One might say that offshore accounts, such as those held by Mitt Romney, are the antithesis of capitalism and downright unAmerican. Shouldn't a presidential candidate, who claims to hold the answers to our economic woes, set the bar a little higher and lead by example?

More than half the world’s money passes almost undetected through a series of financial black holes that shelter it from not only the tax collector but from shareholders, partners and wives, a Tribune-Review investigation found.

Once employed by gangsters such as Meyer Lansky and Lucky Luciano, these secret bank accounts have grown so vast and lawless that some experts tell the Trib they fear the amount of money involved threatens societies from China to Africa, Europe and the United States. World leaders railed against the impact of secret havens during the G20 summit in Pittsburgh three years ago.

“They have caused a huge imbalance in the market,” said John Christensen, director of London-based Tax Justice Network, which was established by the British Parliament in 2003 to examine tax issues worldwide.

“They are the very opposite of capitalism, which is supposed to be based on transparency. They are the shadow economy.”

From Switzerland and a couple of Caribbean islands, the black holes are in 70 or more countries. Christensen said studies by several organizations, including the International Monetary Fund, put the total stash at as much as $25 trillion.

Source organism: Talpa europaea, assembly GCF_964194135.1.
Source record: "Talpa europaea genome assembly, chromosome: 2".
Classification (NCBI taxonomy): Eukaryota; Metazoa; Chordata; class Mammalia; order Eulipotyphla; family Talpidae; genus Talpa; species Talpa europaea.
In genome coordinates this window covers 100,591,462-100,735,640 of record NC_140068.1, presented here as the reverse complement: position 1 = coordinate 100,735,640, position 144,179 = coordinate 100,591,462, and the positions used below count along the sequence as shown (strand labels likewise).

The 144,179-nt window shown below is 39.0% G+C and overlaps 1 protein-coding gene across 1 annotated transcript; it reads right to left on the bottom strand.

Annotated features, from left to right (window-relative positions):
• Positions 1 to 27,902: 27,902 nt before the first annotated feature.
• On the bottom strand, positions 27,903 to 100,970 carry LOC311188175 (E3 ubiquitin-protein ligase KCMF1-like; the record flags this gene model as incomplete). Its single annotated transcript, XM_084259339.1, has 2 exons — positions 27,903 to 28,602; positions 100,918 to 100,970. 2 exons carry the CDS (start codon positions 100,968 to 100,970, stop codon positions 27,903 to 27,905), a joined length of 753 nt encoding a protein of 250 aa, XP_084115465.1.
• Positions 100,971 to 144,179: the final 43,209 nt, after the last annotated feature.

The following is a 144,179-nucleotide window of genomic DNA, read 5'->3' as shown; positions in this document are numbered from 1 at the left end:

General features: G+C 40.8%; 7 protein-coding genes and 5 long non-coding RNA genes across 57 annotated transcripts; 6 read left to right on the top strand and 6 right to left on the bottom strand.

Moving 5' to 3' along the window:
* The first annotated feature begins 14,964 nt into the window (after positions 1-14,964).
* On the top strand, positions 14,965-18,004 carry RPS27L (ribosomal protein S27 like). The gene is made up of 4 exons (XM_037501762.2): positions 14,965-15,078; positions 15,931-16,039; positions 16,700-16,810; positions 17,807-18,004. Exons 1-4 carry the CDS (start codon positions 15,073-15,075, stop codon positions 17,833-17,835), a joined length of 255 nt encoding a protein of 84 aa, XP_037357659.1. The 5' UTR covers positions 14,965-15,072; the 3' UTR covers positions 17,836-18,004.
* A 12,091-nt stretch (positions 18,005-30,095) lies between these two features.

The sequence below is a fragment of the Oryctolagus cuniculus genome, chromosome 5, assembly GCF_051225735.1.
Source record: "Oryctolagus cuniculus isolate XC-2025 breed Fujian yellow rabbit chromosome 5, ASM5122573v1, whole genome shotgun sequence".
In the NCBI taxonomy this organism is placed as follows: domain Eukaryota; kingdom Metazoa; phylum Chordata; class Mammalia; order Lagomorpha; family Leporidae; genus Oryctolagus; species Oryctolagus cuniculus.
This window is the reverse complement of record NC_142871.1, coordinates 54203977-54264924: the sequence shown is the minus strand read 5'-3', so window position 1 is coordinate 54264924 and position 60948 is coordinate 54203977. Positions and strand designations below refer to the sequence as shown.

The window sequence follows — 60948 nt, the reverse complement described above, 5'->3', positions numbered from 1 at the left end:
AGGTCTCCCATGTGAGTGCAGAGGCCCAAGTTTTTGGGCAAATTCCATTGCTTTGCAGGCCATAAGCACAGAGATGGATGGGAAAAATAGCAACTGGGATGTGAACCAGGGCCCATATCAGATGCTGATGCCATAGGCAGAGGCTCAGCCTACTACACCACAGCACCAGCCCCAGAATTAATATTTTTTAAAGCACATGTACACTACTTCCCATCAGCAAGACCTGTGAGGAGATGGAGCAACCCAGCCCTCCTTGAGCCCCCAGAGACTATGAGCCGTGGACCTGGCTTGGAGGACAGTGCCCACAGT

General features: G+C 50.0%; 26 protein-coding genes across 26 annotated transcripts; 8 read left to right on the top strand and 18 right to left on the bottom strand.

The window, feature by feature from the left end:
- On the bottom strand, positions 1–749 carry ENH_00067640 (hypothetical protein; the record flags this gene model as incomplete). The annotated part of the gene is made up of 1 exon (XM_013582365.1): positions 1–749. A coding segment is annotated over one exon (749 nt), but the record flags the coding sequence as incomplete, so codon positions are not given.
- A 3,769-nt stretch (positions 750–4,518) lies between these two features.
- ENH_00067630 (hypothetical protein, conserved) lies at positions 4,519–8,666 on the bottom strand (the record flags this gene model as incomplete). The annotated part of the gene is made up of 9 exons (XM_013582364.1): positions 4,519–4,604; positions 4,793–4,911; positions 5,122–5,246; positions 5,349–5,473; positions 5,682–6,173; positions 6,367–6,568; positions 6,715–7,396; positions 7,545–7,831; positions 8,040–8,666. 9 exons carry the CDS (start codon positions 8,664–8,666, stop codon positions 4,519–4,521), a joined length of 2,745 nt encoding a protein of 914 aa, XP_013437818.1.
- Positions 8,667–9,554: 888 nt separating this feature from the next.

In contrast, the Commerce Department pegs the gross national product of the United States at more than $15 trillion.

The black holes emit no light, according to organizations that study them, including the IRS. They hide owners and assets. Officers and directors are strawmen. Host countries get little, if any, taxes and earn fees mostly by promising to keep everyone in the dark. Few public records exist....

...Offshore accounts can hide wealth and disguise losses. Enron Corp. used off-shore accounts to hide weakness in its balance sheet, records show....

....Americans who hide money illegally in foreign accounts cost the United States up to $70 billion a year, the Congressional Research Service reports...

...“It’s a blatant defiance of the tax law,” said Sybil Smith, acting special agent in charge of the Criminal Investigation Division at Pittsburgh’s IRS office.
“It shifts the tax burden to innocent taxpayers, and is that fair?”...

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